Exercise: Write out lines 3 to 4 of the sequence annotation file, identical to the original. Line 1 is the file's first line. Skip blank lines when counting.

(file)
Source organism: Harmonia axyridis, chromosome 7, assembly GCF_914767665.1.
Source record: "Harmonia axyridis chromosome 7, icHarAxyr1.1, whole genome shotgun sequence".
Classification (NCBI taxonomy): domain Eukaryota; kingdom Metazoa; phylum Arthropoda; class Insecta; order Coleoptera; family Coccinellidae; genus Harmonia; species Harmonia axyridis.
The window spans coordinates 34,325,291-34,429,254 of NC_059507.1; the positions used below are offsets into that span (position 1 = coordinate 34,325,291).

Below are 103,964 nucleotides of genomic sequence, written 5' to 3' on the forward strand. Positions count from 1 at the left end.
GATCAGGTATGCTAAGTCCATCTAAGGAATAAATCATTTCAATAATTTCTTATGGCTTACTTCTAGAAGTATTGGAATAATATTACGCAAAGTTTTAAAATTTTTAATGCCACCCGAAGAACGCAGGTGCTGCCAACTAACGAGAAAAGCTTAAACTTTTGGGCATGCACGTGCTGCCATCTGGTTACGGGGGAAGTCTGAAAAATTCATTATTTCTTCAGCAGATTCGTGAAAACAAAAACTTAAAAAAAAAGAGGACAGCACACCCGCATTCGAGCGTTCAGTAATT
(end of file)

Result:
Classification (NCBI taxonomy): domain Eukaryota; kingdom Metazoa; phylum Arthropoda; class Insecta; order Coleoptera; family Coccinellidae; genus Harmonia; species Harmonia axyridis.
The window spans coordinates 34,325,291-34,429,254 of NC_059507.1; the positions used below are offsets into that span (position 1 = coordinate 34,325,291).